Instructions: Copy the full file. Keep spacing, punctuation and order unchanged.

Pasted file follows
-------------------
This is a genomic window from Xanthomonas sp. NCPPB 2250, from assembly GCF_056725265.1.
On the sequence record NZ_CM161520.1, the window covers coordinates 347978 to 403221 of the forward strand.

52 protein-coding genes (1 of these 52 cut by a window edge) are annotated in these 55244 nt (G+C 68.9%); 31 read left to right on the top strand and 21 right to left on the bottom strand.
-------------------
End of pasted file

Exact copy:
This is a genomic window from Xanthomonas sp. NCPPB 2250, from assembly GCF_056725265.1.
On the sequence record NZ_CM161520.1, the window covers coordinates 347978 to 403221 of the forward strand.

52 protein-coding genes (1 of these 52 cut by a window edge) are annotated in these 55244 nt (G+C 68.9%); 31 read left to right on the top strand and 21 right to left on the bottom strand.